summary dissolution(updated 3/28/22) Not many couples meet all the requirements to be able to take advantage of the simplified “Summary Dissolution” process for a divorce in California.  For those that do, it’s easier – although your divorce still won’t become effective for 6 months and there are other possible drawbacks.  The Summary Dissolution process can only be used for a divorce – not for a legal separation.

Qualifications for Summary Dissolution

You and your spouse must meet all of these requirements:

  • married for less than 5 years (from the date you got married to the date you separated).
  • no children together (either born or adopted) before or during the marriage.
  • not expecting a new child now.
  • don’t own any real property (land or buildings, in part or in whole).
  • don’t rent any land or buildings (except for where you now live, provided you don’t have a 1-year lease or option to buy).
  • don’t owe more than $6,000 for debts taken on during the marriage (not counting vehicle loans).
  • own less than $47,000 worth of property acquired during the marriage (not counting vehicles).
  • don’t have separate property (acquired by either of you prior to marriage or after the date of separation) worth more than $47,000 (not counting vehicles).
  • both agree that neither of you will ever receive spousal support from the other.
  • have a signed agreement dividing your marital (community) assets and debts (including vehicles).
  • either of you must have lived in California for the last 6 months and in the county where you file for summary dissolution for the last 3 months.

The court’s website provides further information and some tools to help you figure out if you qualify.

Steps for Summary Dissolution

If you qualify for a summary dissolution and want to go this route, here are the steps to follow, explained in more detail on the court’s website:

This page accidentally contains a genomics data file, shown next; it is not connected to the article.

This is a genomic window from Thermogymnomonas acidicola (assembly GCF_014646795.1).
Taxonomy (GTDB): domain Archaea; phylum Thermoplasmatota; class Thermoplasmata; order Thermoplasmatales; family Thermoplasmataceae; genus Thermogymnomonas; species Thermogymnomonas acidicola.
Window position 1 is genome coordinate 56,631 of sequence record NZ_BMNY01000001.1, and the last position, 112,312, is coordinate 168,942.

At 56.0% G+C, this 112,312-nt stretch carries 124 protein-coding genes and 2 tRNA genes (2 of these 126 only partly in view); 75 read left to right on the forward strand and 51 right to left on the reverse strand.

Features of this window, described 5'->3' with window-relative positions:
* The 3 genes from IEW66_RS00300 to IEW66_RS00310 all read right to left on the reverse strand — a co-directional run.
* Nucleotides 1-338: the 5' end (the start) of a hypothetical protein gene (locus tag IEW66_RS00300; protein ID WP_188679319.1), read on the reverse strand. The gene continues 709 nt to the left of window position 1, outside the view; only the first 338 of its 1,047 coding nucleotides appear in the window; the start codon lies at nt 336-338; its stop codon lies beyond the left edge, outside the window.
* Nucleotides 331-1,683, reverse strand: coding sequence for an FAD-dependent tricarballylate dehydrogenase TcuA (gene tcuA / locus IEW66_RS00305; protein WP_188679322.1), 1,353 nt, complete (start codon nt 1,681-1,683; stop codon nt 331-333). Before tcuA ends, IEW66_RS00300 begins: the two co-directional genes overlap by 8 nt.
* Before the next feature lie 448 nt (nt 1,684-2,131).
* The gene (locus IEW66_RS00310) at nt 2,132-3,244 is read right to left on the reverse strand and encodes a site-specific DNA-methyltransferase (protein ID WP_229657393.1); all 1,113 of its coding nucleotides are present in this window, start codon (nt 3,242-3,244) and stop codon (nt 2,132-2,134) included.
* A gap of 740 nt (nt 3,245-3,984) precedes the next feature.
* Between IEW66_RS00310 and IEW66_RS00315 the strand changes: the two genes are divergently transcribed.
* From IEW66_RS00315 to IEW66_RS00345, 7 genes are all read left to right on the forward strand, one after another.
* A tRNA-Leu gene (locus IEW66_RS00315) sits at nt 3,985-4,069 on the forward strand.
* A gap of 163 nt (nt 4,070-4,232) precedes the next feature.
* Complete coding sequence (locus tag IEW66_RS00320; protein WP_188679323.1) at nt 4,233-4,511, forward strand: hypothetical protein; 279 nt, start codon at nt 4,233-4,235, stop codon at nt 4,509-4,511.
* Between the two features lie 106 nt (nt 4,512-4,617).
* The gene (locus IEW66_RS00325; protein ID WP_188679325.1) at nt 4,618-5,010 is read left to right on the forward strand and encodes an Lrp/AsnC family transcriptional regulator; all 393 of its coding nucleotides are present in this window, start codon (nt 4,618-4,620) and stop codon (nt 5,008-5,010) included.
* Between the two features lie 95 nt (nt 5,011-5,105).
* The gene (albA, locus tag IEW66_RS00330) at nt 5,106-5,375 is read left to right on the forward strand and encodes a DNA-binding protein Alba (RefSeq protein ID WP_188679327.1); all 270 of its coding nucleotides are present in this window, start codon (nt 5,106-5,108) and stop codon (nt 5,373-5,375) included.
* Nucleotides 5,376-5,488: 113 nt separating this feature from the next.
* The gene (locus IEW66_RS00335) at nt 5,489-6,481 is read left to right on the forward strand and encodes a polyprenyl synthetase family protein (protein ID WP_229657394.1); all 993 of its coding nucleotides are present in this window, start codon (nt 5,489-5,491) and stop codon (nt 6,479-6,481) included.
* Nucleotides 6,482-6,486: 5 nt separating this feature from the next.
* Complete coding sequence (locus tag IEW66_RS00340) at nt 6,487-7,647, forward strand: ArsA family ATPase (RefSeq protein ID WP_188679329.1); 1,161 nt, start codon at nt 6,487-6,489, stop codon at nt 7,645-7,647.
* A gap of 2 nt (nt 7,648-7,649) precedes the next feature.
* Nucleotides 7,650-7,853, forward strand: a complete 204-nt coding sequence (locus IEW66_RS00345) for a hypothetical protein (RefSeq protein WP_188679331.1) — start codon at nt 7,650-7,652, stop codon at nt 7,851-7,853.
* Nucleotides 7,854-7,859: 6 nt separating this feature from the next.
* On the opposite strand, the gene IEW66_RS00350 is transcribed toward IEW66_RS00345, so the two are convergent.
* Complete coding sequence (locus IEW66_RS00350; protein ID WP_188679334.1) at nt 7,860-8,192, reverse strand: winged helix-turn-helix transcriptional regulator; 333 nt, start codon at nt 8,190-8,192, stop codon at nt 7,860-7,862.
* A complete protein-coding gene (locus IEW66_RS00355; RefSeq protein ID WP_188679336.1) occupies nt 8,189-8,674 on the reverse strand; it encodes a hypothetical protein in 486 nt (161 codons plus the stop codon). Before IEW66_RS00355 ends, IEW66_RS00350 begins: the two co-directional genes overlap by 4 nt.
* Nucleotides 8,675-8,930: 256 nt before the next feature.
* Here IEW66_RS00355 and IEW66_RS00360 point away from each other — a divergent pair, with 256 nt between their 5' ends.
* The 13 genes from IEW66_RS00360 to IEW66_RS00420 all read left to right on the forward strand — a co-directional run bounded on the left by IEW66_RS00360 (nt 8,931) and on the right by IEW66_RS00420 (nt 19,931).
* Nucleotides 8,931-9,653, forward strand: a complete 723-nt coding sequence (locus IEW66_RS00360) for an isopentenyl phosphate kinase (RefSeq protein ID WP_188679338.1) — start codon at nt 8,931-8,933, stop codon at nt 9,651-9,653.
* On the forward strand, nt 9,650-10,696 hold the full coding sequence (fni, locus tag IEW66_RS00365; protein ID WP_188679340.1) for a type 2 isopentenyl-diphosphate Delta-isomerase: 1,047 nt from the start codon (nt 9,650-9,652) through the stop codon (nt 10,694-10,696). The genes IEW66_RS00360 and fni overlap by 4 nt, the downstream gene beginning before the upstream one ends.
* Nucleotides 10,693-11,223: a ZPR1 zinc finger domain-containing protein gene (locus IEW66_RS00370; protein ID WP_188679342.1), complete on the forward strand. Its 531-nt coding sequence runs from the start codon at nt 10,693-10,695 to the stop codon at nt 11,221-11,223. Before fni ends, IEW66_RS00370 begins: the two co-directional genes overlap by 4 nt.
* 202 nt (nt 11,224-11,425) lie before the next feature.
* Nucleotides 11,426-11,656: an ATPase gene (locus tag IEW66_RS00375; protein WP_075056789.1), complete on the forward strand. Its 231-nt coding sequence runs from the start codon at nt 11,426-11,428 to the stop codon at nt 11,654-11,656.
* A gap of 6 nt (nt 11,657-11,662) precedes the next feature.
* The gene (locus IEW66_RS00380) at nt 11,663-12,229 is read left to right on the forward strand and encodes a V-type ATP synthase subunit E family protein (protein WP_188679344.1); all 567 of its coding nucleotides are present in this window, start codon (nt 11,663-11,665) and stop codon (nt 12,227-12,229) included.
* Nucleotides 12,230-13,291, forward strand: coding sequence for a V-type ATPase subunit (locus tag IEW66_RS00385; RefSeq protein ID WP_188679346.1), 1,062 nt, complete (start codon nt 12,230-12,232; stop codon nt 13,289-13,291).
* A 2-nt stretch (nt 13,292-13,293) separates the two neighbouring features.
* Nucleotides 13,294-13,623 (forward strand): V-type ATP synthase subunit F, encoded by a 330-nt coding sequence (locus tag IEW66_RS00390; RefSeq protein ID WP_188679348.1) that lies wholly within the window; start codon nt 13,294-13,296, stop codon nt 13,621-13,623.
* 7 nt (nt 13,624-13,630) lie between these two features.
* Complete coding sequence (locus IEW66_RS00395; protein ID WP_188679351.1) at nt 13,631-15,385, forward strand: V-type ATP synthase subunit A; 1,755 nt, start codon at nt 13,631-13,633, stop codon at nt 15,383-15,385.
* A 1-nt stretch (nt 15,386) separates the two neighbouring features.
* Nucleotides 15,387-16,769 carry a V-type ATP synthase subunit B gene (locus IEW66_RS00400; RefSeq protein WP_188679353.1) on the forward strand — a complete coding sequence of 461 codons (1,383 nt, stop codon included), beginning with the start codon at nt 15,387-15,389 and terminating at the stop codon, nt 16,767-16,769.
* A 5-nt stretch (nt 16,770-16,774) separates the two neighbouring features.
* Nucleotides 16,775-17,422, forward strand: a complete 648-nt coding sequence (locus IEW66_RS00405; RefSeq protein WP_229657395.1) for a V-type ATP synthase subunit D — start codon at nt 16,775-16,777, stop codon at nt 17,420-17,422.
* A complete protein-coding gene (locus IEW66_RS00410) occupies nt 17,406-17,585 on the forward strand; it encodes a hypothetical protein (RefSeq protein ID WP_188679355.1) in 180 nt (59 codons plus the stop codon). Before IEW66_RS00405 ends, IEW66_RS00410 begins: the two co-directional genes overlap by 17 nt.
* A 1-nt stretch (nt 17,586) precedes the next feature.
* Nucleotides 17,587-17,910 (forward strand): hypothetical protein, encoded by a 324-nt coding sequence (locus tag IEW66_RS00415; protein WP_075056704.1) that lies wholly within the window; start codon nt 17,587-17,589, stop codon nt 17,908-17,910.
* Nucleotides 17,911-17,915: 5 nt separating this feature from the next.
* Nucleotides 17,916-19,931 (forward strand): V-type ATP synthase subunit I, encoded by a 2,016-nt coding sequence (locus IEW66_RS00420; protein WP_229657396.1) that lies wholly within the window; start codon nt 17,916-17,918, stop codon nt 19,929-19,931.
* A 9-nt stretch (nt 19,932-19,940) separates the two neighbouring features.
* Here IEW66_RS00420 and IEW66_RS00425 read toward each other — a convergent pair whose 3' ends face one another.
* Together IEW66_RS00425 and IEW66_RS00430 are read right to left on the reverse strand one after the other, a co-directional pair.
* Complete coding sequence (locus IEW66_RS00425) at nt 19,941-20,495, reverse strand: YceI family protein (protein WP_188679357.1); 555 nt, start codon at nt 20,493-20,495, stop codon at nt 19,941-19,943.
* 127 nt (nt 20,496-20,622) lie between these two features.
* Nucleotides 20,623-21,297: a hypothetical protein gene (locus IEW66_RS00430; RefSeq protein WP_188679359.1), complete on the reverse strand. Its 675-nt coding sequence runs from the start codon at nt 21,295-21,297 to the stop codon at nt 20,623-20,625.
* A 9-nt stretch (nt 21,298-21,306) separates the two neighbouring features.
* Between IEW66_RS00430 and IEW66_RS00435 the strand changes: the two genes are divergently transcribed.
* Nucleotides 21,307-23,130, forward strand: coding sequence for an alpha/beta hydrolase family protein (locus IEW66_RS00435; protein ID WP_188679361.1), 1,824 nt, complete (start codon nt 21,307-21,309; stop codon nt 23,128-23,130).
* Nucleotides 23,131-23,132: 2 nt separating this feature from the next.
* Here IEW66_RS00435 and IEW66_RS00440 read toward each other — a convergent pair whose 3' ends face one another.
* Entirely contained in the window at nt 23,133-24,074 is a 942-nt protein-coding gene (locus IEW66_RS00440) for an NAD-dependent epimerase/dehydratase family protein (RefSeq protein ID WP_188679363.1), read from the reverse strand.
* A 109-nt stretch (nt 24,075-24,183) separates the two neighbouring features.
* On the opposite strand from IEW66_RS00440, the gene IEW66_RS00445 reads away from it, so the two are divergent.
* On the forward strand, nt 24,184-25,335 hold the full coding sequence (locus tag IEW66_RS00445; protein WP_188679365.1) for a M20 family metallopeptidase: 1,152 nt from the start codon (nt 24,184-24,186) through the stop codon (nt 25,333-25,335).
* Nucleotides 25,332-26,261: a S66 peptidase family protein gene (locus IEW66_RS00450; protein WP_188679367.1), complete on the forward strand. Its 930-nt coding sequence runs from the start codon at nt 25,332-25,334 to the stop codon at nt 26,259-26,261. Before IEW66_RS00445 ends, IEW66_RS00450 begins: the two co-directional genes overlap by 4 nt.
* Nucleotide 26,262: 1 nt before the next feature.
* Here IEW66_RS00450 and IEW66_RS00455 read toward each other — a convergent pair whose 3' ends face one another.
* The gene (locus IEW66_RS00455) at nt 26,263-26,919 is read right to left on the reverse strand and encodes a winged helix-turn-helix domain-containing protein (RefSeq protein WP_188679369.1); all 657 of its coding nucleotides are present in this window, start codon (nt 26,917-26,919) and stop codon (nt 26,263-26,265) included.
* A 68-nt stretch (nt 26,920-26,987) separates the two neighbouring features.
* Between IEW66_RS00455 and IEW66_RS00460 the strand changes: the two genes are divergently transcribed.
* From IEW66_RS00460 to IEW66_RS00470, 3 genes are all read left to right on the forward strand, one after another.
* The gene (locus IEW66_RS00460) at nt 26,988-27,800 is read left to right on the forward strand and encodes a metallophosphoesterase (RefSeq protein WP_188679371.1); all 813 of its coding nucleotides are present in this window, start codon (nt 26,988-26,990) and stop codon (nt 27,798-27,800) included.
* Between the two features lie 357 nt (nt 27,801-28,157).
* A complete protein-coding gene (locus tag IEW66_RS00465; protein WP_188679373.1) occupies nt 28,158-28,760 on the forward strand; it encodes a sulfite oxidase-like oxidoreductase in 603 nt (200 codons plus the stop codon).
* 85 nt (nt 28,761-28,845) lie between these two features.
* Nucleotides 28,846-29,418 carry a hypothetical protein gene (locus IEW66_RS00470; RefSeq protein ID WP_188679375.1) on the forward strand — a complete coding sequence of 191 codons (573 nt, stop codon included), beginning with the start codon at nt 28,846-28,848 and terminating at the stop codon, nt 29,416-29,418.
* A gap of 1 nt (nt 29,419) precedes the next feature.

1. Read the booklet called Summary Dissolution Information (Form FL-810).
  2. Find the right court in which to start your case.
  3. Fill out and both sign a Joint Petition (Form FL-800) and any required local court forms.
  4. Fill out a Judgment (Form FL-825).
  5. Fill out and exchange the required financial forms and/or worksheets and certain financial documents including tax returns
  6. Fill out and both sign your division of assets and debts agreement and attach it to the Joint Petition.
  7. Have your forms reviewed before filing (optional but advisable).
  8. Make at least 2 copies of your forms (including your assets and debts agreement).
  9. Pay the filing fee and file your forms with the court clerk together with 2 self-addressed stamped envelopes, one addressed to each spouse.
  10. Wait to receive Form FL-825 signed by the judge.  This is your divorce judgment.

Summary Dissolution Considerations

Fairly few people use the summary dissolution process.  Some possible reasons:

  • It doesn’t shorten the time it takes for a divorce to become final.
  • Either spouse can revoke the process by filing a simple form at any time prior to the granting of the divorce judgment.  If this happens, the other spouse would need to use the regular divorce process to accomplish the divorce.  If the regular divorce petition is filed within 90 days of the revocation, the time spent waiting for the Summary Dissolution can be applied to reduce the 6 month waiting period for the regular divorce.
  • The filing fee is the same as for a regular divorce.
  • The need to file everything (including the agreement dividing assets and debts) at the beginning of the process may add unwanted pressure and seem hasty for some people.